How to Fix: File or Folder in Use (and Can't be Deleted)

Dennis Faas's picture

Infopackets Shelly R. writes:

" Dear Dennis,

Every once in a while, when I try and delete a folder on my network share, Windows tells me that 'This action can't be completed because the folder or file in it is open in another program'. I click the 'Try again' button multiple times but that rarely ever works. Can you please tell me why this keeps happening and what I can do to delete the file / folder? "

My response:

The reason why you receive the 'File in use' error (or 'Folder in use' error) is exactly that - the file or folder is in use by some other program, however, Windows isn't saying specifically which program has the file or folder in use (sometimes it does). Oftentimes this can happen - especially over a network share - because the file or folder's thumbnail is being reconstructed; usually waiting a few seconds to 'retry' resolves this issue, but not always.

In cases like this you can use third party programs such as 'unlocker' to unlock the file or folder in use, but based on my experience, it doesn't always work. As such I'll explain how to find out which file or folder is in use using an alternative (and better) method, using Process Explorer.

How to Fix: File or Folder in Use (and Can't be Deleted)

  1. First, download Process Explorer if you have not already, then place a shortcut to the program on your desktop.

    Tip: you can simulate a 'folder in use' error by making a temporary directory, then use the command line to "cd" (change directory) to that folder, then try and delete the same folder using Windows Explorer. To do the simulation: click Start, then type in "cmd" (no quotes); wait for CMD.EXE or Command Prompt to appear in the list, then right click it and select "Run as Administrator". Next, highlight the text below with your mouse:

    mkdir \temp
    cd \temp
    echo this is a dummy line

    Right click over the above text, then select Copy from the dialogue menu. Next, go to the administrative command prompt and right click in the middle of the window. The text you copied in the previous step should now be output to the command line. When that is complete, go to "My Computer" or "This PC", double click the C drive to open it, then locate the "Temp" folder and attempt to delete the folder. You should see a message stating that "The folder is in use" error.
  2. Now that you have a "file / folder in use" error, launch Process Explorer. From the "Find" menu, select the option "File Handle or DLL". A new window will appear with the title "Process Explorer Search". In the "Handle or DLL substring" field, type in the file or the folder which is in use that you would like to move / delete, etc. In our example, the folder we're trying to delete is called "Temp" - so enter that in, then click the Search button.
  3. The search will be performed in the same window. When it completes, please note the headings "Process", "PID", "Type", and "Name" under your search query. Going back to our example, we're searching for "Temp" - as such, you should see something like "Cmd.exe" under the Process heading, then a number for the PID (process ID number), the Type as "File", and the Name as "C:\Temp".

    This is basically saying that "C:\Temp" is in use by the process "cmd.exe", or the command prompt. If you left click the PID in the search result window, it will then select the same PID in the main Process Explorer window. In the main Process Explorer window, you can press DEL on the keyboard to end the task, which will then allow you to delete the file / folder.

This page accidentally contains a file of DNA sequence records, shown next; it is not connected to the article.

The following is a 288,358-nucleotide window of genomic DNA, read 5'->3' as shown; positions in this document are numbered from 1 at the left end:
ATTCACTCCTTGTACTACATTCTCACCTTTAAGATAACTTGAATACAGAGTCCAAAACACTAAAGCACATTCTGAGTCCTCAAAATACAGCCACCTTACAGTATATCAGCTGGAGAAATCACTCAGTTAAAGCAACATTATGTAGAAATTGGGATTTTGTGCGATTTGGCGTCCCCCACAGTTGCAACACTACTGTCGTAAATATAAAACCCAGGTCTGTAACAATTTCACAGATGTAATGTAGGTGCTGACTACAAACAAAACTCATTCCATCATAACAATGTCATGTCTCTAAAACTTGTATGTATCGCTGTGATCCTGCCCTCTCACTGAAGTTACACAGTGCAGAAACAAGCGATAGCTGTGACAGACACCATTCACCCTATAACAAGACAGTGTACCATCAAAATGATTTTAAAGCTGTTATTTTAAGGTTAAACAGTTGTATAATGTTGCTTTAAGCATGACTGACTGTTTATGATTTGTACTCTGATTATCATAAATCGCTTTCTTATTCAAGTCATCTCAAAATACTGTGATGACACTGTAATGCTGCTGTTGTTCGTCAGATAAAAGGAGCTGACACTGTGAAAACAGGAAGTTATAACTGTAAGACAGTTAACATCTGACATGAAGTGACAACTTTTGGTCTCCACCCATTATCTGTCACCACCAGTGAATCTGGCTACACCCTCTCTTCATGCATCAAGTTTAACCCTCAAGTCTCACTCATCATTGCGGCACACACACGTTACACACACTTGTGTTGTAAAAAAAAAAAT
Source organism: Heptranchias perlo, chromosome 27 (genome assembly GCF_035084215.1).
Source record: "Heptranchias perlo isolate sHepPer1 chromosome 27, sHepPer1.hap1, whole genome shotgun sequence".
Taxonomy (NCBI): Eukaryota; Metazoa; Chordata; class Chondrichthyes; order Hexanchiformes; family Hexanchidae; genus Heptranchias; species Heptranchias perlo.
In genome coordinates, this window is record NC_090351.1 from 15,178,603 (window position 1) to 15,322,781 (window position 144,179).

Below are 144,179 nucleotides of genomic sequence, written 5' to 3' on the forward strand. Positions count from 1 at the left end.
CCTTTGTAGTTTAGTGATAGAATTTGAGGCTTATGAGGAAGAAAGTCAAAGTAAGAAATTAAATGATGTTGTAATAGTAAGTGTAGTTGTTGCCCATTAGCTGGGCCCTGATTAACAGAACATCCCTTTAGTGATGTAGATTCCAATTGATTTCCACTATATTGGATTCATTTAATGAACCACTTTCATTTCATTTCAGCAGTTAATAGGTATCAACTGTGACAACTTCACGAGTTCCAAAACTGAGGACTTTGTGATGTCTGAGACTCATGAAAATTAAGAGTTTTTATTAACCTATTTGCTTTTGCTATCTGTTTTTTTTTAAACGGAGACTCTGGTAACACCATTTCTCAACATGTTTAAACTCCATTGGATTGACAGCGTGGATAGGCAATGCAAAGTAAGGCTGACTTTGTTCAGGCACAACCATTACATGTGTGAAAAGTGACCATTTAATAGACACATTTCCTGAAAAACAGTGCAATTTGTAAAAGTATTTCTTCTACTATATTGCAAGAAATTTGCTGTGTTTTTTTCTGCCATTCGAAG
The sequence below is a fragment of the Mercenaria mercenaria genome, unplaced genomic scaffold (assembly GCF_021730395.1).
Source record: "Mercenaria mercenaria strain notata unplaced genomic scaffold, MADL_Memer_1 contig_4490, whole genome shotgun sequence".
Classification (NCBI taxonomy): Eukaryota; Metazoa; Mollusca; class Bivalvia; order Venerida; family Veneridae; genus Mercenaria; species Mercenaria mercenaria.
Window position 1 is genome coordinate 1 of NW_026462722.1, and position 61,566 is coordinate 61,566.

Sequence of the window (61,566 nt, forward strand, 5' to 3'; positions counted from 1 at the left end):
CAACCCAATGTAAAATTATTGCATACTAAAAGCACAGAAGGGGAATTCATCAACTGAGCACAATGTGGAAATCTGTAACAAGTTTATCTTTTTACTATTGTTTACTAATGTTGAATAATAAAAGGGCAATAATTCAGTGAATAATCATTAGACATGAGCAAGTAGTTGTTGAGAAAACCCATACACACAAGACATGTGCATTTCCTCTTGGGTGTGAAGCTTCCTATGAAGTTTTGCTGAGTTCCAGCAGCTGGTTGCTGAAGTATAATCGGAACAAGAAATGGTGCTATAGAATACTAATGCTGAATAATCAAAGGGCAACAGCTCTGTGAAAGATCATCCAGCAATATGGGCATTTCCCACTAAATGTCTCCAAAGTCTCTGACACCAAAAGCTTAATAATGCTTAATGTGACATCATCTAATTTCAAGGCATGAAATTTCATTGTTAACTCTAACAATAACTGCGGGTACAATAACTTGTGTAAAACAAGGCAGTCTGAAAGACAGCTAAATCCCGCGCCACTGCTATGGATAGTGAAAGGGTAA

Tip: only end a task that you know will not result in loss of data. For example: if you attempted to delete a document which was already opened by Microsoft Word ((WinWord.exe), AND if you tried to end the Microsoft Word task, then anything that was previously typed into the document while MS Word was open may be lost if it was not previously saved. In that case, a better approach would be to go to the task in question that is causing the "file in use" error (in this case - MS Word), close the document, then delete it.

I hope that helps.

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About the author: Dennis Faas is the owner and operator of With over 30 years of computing experience, Dennis' areas of expertise are a broad range and include PC hardware, Microsoft Windows, Linux, network administration, and virtualization. Dennis holds a Bachelors degree in Computer Science (1999) and has authored 6 books on the topics of MS Windows and PC Security. If you like the advice you received on this page, please up-vote / Like this page and share it with friends. For technical support inquiries, Dennis can be reached via Live chat online this site using the Zopim Chat service (currently located at the bottom left of the screen); optionally, you can contact Dennis through the website contact form.

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steve1's picture

Often deleting individual files in the folder then deleting the folder will work. If it doesn't you will find which file can't be deleted blocking the whole process.

tipsnews_7859's picture

I have run into all the reasons for this issue. Bottom line, I believe, is that Windows forgets it needs to do housecleaning. Open File Explorer and it won't be long b4 you run into this issue. SOMETIMES if I close FE and reopen, the issue goes away. By then I have forgotten what file/folder I want to delete. I have had to reboot my system to get the issue to resolve.
IMHO, it is a bug in the OS.

bronzac1_7888's picture

I used to stop/restart the explorer.exe process to allow file/folder deletion. The donationware utility Unlocker is quick and handy. It runs from the right click menu to kill any locking handles and delete a locked file/folder.